Missouri governor vetoes GAP ATM fee bills

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JEFFERSON CITY, Mo. (7/20/10)--Missouri Gov. Jay Nixon has vetoed a bill that affects credit unions in two ways--in regards to guaranteed asset protection (GAP) and ATM fees--said the Missouri Credit Union Association. The bill, S.B. 777, said financial institutions may offer GAP products. Also included in the bill was a provision that allows the owner or operator of an ATM to charge an access fee or surcharge to an individual conducting a transaction with a foreign bank account. Foreign banks can charge Americans a fee when they travel overseas, the association said (The Missouri difference July 16). Nixon indicated in a letter that the state attorney general continues to receive complaints about GAP products, said Peggy Nalls, association senior vice president of Public/Legislative Affairs. “We maintain, and have communicated, that the complaints are not generated by credit union GAP products,” Nalls said. “Credit unions may continue offering these products, but we will be monitoring bills closely next session for any GAP-related legislation. We expect to support legislation regarding the collection of ATM fees from international travelers in the 2011 session.” To read Nixon’s veto letter, use the link.

CUNA calls for entries for Community CU of Year award

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MADISON, Wis. (7/20/10)--The Credit Union National Association (CUNA) is accepting credit union entries for the 2010 Community Credit Union of the Year Award, which recognizes the outstanding work being done by community credit unions nationwide. Awarded annually, this year’s competition will recognize four award-winning credit unions that excel in the advancement of the ideals of the credit union movement, are active in their communities, and provide services that meet the needs of their diverse communities, CUNA said. Winners will be announced at the 2010 CUNA Community Credit Union and Growth Conference in Boston, Oct. 6-9. The entry deadline is Aug. 20. To submit an entry, use the link below or e-mail mmccrary@cuna.coop. For more information, use the link.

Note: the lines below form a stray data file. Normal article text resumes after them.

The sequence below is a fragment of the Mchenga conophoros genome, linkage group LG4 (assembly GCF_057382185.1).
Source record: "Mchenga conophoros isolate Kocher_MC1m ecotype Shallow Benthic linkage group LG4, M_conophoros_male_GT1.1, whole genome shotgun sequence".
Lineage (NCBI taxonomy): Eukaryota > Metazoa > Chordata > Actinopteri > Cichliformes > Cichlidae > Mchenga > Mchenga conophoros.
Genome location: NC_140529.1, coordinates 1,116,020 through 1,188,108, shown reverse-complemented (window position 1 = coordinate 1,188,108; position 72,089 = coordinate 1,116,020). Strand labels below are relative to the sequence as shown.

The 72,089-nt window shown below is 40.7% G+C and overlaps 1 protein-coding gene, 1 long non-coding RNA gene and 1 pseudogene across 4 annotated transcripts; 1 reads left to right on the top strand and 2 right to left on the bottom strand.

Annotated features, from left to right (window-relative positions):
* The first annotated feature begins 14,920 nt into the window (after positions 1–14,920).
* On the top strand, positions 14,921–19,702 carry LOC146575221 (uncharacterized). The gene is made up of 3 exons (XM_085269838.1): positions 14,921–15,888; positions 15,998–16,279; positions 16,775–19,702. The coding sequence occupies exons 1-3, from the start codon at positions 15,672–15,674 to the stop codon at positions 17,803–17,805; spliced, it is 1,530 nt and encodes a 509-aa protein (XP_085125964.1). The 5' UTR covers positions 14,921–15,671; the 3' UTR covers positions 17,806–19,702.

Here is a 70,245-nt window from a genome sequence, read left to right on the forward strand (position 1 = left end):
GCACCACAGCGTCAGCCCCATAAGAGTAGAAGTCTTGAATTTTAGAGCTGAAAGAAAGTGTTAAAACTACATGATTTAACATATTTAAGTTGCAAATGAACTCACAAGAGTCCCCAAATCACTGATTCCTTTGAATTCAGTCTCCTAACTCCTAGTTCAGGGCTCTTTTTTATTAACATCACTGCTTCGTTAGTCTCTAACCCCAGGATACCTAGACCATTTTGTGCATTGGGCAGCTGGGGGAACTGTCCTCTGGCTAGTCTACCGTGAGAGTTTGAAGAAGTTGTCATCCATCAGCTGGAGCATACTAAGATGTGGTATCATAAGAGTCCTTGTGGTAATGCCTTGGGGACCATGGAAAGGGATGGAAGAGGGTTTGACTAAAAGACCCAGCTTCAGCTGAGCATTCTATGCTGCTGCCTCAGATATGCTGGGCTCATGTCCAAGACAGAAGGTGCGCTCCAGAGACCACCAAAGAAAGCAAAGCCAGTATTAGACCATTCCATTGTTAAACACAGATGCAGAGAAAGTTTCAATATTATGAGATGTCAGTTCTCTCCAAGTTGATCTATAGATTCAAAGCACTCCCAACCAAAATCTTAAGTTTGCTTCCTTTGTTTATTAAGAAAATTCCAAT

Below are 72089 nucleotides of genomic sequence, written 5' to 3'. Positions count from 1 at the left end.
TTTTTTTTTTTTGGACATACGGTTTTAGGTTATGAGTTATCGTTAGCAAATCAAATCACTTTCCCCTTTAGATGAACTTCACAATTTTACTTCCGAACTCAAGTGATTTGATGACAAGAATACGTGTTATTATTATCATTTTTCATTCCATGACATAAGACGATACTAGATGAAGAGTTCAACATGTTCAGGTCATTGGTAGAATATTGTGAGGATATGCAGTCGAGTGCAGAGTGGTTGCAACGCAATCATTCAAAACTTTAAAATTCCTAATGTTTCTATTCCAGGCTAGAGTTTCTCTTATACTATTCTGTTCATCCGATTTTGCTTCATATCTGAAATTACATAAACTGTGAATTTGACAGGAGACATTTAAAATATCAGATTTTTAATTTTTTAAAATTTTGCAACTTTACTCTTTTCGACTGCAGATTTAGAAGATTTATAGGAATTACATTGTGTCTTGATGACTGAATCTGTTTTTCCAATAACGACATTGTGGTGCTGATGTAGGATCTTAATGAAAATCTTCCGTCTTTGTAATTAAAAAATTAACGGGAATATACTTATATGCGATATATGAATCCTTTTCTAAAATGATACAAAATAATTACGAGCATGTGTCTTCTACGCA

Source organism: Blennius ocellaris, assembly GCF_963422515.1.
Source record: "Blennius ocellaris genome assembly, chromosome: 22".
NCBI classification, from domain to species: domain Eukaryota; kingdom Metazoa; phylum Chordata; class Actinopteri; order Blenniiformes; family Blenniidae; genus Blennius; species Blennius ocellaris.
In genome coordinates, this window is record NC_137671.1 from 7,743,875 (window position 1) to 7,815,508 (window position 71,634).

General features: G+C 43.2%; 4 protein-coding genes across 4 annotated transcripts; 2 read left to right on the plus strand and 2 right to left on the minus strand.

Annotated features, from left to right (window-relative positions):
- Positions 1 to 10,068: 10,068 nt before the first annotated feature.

Delawares first biz loan from a CU not a bank

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NEWARK, Del. (7/20/10)--The very first small business loan in Delaware by way of the American Recovery and Reinvestment Act has been financed by a credit union. Gladys and Eustace Kamanja received a loan from American Spirit FCU, Newark, for a new business in Smyrna. The couple is taking over Excel Beauty Supply and is renaming the store "Queen Bee" (WDEL Talk Radio July 17). Gladys Kamanja had dreamed of owning a beauty supply, according to her husband Eustace. A certified public accountant, he had written a few business plans for others--but doing one for himself was challenging, said WDEL. American Spirit approved a $250,000 loan for their business. The loan is a “win-win” for both the Kamanjas and the credit union, according to Maurice Dawkins, president/CEO of American Spirit. He told WDEL that the credit union researched the business, talked to the owners, and decided that the business could be a “gold mine” because of the traffic in the area. The credit union anticipates the Kamanjas will be as successful as the previous owner, Dawkins added. The Credit Union National Association (CUNA) and credit unions are lobbying for an increase on credit unions’ member business lending caps--currently at 12.25%. An amendment introduced by Sen. Mark Udall (D-Colo.) to a budget stimulus bill would raise the caps to 27.5%. CUNA supports the amendment. American Spirit has $41 million in assets. To see the video, use the link.